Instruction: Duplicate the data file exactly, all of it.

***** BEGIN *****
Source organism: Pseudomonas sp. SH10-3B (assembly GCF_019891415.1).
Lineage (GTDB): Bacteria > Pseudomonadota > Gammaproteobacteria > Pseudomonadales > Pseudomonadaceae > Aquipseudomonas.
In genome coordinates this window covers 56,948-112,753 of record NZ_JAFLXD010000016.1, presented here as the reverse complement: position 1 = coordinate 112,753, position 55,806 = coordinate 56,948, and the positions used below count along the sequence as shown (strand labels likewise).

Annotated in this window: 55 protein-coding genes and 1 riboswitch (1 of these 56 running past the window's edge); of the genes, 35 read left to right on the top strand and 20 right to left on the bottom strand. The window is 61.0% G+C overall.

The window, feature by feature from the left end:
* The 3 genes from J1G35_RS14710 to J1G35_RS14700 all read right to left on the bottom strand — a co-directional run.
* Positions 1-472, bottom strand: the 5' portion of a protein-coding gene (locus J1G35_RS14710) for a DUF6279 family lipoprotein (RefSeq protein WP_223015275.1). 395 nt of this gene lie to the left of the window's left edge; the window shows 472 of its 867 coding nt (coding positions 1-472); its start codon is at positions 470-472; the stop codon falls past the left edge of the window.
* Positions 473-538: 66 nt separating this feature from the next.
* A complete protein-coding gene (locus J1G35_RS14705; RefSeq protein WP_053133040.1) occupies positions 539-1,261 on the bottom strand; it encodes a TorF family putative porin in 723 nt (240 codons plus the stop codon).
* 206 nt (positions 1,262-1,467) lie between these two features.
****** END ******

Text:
Source organism: Pseudomonas sp. SH10-3B (assembly GCF_019891415.1).
Lineage (GTDB): Bacteria > Pseudomonadota > Gammaproteobacteria > Pseudomonadales > Pseudomonadaceae > Aquipseudomonas.
In genome coordinates this window covers 56,948-112,753 of record NZ_JAFLXD010000016.1, presented here as the reverse complement: position 1 = coordinate 112,753, position 55,806 = coordinate 56,948, and the positions used below count along the sequence as shown (strand labels likewise).

Annotated in this window: 55 protein-coding genes and 1 riboswitch (1 of these 56 running past the window's edge); of the genes, 35 read left to right on the top strand and 20 right to left on the bottom strand. The window is 61.0% G+C overall.

The window, feature by feature from the left end:
* The 3 genes from J1G35_RS14710 to J1G35_RS14700 all read right to left on the bottom strand — a co-directional run.
* Positions 1-472, bottom strand: the 5' portion of a protein-coding gene (locus J1G35_RS14710) for a DUF6279 family lipoprotein (RefSeq protein WP_223015275.1). 395 nt of this gene lie to the left of the window's left edge; the window shows 472 of its 867 coding nt (coding positions 1-472); its start codon is at positions 470-472; the stop codon falls past the left edge of the window.
* Positions 473-538: 66 nt separating this feature from the next.
* A complete protein-coding gene (locus J1G35_RS14705; RefSeq protein WP_053133040.1) occupies positions 539-1,261 on the bottom strand; it encodes a TorF family putative porin in 723 nt (240 codons plus the stop codon).
* 206 nt (positions 1,262-1,467) lie between these two features.